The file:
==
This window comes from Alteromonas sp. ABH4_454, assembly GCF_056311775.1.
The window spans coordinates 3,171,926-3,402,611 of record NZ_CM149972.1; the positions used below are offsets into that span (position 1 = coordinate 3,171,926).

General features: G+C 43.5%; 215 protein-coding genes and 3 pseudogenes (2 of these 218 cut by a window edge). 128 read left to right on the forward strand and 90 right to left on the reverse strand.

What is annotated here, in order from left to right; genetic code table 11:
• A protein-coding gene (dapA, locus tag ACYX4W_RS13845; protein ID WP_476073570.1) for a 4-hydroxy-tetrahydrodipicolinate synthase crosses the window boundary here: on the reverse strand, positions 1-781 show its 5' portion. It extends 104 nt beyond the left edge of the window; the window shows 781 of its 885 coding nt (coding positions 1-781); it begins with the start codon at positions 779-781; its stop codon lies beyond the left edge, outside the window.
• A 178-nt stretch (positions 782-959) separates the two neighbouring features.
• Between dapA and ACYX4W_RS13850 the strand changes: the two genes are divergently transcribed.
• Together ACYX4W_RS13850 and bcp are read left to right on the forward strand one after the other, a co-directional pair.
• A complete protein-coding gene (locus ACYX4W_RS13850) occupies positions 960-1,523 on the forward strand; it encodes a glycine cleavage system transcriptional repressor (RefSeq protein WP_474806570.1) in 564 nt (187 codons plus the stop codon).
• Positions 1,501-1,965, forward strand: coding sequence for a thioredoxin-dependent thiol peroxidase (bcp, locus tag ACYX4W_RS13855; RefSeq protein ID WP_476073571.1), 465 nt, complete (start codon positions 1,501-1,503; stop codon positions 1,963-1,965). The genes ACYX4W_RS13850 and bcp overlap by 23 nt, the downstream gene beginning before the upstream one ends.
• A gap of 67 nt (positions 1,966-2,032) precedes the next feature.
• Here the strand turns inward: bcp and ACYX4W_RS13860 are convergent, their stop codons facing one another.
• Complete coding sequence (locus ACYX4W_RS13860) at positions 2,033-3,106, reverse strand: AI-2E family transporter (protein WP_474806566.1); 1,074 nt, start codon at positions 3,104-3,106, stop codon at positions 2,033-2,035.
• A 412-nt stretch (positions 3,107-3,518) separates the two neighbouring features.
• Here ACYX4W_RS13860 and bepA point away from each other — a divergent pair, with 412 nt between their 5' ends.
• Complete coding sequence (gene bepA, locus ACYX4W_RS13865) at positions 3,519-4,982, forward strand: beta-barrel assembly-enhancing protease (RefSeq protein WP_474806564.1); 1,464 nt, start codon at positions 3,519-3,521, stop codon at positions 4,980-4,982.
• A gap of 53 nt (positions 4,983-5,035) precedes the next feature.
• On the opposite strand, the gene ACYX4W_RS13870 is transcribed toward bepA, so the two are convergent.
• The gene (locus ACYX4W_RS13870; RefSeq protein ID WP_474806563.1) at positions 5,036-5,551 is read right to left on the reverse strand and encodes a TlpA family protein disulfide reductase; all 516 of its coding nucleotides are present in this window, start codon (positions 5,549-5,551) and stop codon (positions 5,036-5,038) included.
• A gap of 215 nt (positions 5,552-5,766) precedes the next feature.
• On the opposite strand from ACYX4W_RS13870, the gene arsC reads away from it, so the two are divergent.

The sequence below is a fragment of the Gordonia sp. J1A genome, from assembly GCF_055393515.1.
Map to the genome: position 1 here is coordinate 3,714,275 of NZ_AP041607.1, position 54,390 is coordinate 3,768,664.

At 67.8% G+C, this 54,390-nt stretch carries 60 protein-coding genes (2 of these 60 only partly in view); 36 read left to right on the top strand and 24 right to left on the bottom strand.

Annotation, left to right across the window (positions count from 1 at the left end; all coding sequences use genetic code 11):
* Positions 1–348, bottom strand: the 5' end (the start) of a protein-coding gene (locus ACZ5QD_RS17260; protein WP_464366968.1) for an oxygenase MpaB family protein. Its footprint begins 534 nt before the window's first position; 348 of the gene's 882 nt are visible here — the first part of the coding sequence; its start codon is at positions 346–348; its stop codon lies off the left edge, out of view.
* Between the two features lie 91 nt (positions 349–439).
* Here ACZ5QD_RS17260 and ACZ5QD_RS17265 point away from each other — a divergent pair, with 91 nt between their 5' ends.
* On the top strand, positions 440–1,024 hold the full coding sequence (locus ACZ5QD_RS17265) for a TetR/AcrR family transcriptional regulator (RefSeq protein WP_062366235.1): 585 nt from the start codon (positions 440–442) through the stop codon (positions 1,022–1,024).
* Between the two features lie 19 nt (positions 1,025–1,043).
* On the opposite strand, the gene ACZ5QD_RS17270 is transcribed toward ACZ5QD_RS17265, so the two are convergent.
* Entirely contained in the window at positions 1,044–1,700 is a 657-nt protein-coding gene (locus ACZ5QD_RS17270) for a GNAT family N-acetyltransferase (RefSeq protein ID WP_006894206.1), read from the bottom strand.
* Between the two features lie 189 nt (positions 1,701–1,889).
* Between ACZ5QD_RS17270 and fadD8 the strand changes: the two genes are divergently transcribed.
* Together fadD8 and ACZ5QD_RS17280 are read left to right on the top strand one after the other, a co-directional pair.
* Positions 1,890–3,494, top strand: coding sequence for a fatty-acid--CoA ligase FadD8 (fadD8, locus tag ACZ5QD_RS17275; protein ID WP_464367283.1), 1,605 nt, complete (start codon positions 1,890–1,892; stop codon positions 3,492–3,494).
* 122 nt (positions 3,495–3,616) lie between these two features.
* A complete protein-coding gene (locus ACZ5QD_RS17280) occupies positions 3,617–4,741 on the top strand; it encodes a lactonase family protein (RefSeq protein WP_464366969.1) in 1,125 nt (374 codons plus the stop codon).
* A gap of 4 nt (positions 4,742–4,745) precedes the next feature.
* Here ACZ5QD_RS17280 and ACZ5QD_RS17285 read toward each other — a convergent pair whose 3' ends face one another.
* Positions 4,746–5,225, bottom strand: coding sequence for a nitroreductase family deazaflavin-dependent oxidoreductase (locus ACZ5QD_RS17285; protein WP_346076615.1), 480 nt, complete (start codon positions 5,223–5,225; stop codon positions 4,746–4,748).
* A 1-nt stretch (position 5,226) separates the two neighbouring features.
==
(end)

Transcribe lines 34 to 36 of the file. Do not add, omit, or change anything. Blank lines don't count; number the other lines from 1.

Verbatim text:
* Between ACZ5QD_RS17270 and fadD8 the strand changes: the two genes are divergently transcribed.
* Together fadD8 and ACZ5QD_RS17280 are read left to right on the top strand one after the other, a co-directional pair.
* Positions 1,890–3,494, top strand: coding sequence for a fatty-acid--CoA ligase FadD8 (fadD8, locus tag ACZ5QD_RS17275; protein ID WP_464367283.1), 1,605 nt, complete (start codon positions 1,890–1,892; stop codon positions 3,492–3,494).